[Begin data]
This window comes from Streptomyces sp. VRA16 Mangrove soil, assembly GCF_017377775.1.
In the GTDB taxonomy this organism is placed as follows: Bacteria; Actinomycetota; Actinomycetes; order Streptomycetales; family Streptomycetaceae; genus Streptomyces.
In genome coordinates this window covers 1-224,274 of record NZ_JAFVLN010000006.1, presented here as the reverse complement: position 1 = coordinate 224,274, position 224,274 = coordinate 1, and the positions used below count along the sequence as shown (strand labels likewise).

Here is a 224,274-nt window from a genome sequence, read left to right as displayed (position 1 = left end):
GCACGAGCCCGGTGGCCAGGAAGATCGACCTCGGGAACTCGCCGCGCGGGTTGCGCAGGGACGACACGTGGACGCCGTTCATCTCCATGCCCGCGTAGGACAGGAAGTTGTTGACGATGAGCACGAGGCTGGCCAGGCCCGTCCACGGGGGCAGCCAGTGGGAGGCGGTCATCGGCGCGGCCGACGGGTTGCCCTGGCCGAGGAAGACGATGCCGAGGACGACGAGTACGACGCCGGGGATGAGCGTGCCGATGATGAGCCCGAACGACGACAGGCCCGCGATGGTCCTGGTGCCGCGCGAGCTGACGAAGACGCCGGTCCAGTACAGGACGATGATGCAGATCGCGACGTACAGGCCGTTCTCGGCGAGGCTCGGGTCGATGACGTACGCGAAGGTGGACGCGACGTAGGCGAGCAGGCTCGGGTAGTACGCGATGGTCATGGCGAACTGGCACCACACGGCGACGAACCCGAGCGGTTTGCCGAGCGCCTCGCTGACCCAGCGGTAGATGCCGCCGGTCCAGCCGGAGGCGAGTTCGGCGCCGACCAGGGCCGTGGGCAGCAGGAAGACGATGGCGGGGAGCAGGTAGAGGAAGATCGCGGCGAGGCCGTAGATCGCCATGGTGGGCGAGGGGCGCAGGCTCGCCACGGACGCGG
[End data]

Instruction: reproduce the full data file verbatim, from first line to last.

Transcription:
This window comes from Streptomyces sp. VRA16 Mangrove soil, assembly GCF_017377775.1.
In the GTDB taxonomy this organism is placed as follows: Bacteria; Actinomycetota; Actinomycetes; order Streptomycetales; family Streptomycetaceae; genus Streptomyces.
In genome coordinates this window covers 1-224,274 of record NZ_JAFVLN010000006.1, presented here as the reverse complement: position 1 = coordinate 224,274, position 224,274 = coordinate 1, and the positions used below count along the sequence as shown (strand labels likewise).

Here is a 224,274-nt window from a genome sequence, read left to right as displayed (position 1 = left end):
GCACGAGCCCGGTGGCCAGGAAGATCGACCTCGGGAACTCGCCGCGCGGGTTGCGCAGGGACGACACGTGGACGCCGTTCATCTCCATGCCCGCGTAGGACAGGAAGTTGTTGACGATGAGCACGAGGCTGGCCAGGCCCGTCCACGGGGGCAGCCAGTGGGAGGCGGTCATCGGCGCGGCCGACGGGTTGCCCTGGCCGAGGAAGACGATGCCGAGGACGACGAGTACGACGCCGGGGATGAGCGTGCCGATGATGAGCCCGAACGACGACAGGCCCGCGATGGTCCTGGTGCCGCGCGAGCTGACGAAGACGCCGGTCCAGTACAGGACGATGATGCAGATCGCGACGTACAGGCCGTTCTCGGCGAGGCTCGGGTCGATGACGTACGCGAAGGTGGACGCGACGTAGGCGAGCAGGCTCGGGTAGTACGCGATGGTCATGGCGAACTGGCACCACACGGCGACGAACCCGAGCGGTTTGCCGAGCGCCTCGCTGACCCAGCGGTAGATGCCGCCGGTCCAGCCGGAGGCGAGTTCGGCGCCGACCAGGGCCGTGGGCAGCAGGAAGACGATGGCGGGGAGCAGGTAGAGGAAGATCGCGGCGAGGCCGTAGATCGCCATGGTGGGCGAGGGGCGCAGGCTCGCCACGGACGCGG